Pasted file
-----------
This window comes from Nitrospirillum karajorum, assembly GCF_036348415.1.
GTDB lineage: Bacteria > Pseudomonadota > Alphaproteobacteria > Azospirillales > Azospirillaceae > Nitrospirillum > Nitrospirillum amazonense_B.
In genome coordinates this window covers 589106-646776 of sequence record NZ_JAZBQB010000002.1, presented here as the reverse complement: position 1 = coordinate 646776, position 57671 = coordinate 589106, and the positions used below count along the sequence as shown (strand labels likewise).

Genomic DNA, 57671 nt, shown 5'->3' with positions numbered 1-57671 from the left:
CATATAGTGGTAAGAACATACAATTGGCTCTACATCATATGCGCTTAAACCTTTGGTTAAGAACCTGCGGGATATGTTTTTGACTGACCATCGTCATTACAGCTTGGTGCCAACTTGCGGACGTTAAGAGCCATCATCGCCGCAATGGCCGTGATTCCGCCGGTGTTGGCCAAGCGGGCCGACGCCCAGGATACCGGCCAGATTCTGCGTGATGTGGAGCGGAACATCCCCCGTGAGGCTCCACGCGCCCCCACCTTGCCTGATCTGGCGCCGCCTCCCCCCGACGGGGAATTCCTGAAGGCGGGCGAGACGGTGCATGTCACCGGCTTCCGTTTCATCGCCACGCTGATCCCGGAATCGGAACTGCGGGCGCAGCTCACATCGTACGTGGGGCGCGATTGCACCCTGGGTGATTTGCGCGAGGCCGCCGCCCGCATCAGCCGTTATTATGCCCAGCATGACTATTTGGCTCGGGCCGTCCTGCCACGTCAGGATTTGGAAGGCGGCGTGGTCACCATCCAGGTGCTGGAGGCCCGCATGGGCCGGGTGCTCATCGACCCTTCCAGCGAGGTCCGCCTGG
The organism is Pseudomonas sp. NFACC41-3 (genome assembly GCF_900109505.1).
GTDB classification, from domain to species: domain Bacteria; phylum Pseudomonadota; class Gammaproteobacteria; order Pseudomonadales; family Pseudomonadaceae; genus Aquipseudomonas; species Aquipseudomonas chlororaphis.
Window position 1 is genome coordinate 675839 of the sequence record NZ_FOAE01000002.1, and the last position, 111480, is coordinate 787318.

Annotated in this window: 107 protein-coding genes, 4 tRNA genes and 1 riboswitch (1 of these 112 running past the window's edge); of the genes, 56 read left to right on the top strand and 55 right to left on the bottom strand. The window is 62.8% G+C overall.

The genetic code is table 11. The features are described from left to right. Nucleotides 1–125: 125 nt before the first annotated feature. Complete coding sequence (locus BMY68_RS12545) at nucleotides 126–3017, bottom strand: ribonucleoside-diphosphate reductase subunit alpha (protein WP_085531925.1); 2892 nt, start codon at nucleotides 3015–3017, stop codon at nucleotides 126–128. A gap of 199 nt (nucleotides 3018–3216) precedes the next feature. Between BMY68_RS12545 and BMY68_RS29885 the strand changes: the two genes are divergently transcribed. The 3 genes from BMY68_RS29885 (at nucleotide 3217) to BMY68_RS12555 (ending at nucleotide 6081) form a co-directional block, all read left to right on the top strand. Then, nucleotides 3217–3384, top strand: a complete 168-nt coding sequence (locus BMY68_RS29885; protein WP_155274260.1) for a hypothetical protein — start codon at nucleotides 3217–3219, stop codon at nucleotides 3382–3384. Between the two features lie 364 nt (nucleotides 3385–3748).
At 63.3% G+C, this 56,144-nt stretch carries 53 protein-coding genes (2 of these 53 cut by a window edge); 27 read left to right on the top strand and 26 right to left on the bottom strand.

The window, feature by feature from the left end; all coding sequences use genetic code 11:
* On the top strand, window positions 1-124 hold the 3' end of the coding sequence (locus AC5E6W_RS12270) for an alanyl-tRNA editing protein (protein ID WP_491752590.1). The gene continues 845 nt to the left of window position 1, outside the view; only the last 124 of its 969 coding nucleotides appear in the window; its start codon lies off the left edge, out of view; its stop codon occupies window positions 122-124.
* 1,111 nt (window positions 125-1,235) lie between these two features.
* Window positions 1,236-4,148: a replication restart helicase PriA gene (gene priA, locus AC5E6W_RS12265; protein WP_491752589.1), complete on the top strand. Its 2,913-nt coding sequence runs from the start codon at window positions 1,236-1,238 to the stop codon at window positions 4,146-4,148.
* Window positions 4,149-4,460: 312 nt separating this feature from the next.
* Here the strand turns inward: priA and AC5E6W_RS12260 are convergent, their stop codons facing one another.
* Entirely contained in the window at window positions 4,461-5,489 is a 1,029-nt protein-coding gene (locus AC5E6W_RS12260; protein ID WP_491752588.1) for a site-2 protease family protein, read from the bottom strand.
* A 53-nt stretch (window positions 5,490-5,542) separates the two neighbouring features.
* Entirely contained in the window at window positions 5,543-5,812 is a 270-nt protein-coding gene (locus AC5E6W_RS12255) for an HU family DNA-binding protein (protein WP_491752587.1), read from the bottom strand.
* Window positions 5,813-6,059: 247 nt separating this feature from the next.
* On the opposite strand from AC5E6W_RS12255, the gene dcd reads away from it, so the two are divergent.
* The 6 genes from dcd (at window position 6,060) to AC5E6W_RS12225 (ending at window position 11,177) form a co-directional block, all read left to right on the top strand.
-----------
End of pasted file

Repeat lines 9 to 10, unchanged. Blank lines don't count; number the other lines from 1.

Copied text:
Annotated in this window: 107 protein-coding genes, 4 tRNA genes and 1 riboswitch (1 of these 112 running past the window's edge); of the genes, 56 read left to right on the top strand and 55 right to left on the bottom strand. The window is 62.8% G+C overall.

The genetic code is table 11. The features are described from left to right. Nucleotides 1–125: 125 nt before the first annotated feature. Complete coding sequence (locus BMY68_RS12545) at nucleotides 126–3017, bottom strand: ribonucleoside-diphosphate reductase subunit alpha (protein WP_085531925.1); 2892 nt, start codon at nucleotides 3015–3017, stop codon at nucleotides 126–128. A gap of 199 nt (nucleotides 3018–3216) precedes the next feature. Between BMY68_RS12545 and BMY68_RS29885 the strand changes: the two genes are divergently transcribed. The 3 genes from BMY68_RS29885 (at nucleotide 3217) to BMY68_RS12555 (ending at nucleotide 6081) form a co-directional block, all read left to right on the top strand. Then, nucleotides 3217–3384, top strand: a complete 168-nt coding sequence (locus BMY68_RS29885; protein WP_155274260.1) for a hypothetical protein — start codon at nucleotides 3217–3219, stop codon at nucleotides 3382–3384. Between the two features lie 364 nt (nucleotides 3385–3748).